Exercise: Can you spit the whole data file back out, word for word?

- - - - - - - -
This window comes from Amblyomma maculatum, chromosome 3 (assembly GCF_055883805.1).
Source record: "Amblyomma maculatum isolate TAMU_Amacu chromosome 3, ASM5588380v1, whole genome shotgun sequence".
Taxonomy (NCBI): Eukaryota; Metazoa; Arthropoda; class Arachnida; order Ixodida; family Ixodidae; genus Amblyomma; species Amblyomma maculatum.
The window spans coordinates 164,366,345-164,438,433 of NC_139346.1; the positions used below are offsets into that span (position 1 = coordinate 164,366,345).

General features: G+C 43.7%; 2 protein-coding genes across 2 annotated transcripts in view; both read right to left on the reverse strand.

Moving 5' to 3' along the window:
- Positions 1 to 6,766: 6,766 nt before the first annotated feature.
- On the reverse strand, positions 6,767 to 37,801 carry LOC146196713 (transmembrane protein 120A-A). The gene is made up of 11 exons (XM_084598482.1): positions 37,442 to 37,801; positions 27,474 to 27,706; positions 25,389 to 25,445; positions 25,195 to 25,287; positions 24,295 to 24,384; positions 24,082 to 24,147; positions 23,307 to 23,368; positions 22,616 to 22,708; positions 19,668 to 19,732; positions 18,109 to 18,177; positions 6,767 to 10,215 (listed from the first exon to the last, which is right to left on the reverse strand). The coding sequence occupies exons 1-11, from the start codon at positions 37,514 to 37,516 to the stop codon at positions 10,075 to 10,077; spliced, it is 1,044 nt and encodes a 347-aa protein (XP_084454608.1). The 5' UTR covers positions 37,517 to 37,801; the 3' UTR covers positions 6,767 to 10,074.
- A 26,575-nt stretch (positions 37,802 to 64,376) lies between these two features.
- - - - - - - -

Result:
This window comes from Amblyomma maculatum, chromosome 3 (assembly GCF_055883805.1).
Source record: "Amblyomma maculatum isolate TAMU_Amacu chromosome 3, ASM5588380v1, whole genome shotgun sequence".
Taxonomy (NCBI): Eukaryota; Metazoa; Arthropoda; class Arachnida; order Ixodida; family Ixodidae; genus Amblyomma; species Amblyomma maculatum.
The window spans coordinates 164,366,345-164,438,433 of NC_139346.1; the positions used below are offsets into that span (position 1 = coordinate 164,366,345).

General features: G+C 43.7%; 2 protein-coding genes across 2 annotated transcripts in view; both read right to left on the reverse strand.

Moving 5' to 3' along the window:
- Positions 1 to 6,766: 6,766 nt before the first annotated feature.
- On the reverse strand, positions 6,767 to 37,801 carry LOC146196713 (transmembrane protein 120A-A). The gene is made up of 11 exons (XM_084598482.1): positions 37,442 to 37,801; positions 27,474 to 27,706; positions 25,389 to 25,445; positions 25,195 to 25,287; positions 24,295 to 24,384; positions 24,082 to 24,147; positions 23,307 to 23,368; positions 22,616 to 22,708; positions 19,668 to 19,732; positions 18,109 to 18,177; positions 6,767 to 10,215 (listed from the first exon to the last, which is right to left on the reverse strand). The coding sequence occupies exons 1-11, from the start codon at positions 37,514 to 37,516 to the stop codon at positions 10,075 to 10,077; spliced, it is 1,044 nt and encodes a 347-aa protein (XP_084454608.1). The 5' UTR covers positions 37,517 to 37,801; the 3' UTR covers positions 6,767 to 10,074.
- A 26,575-nt stretch (positions 37,802 to 64,376) lies between these two features.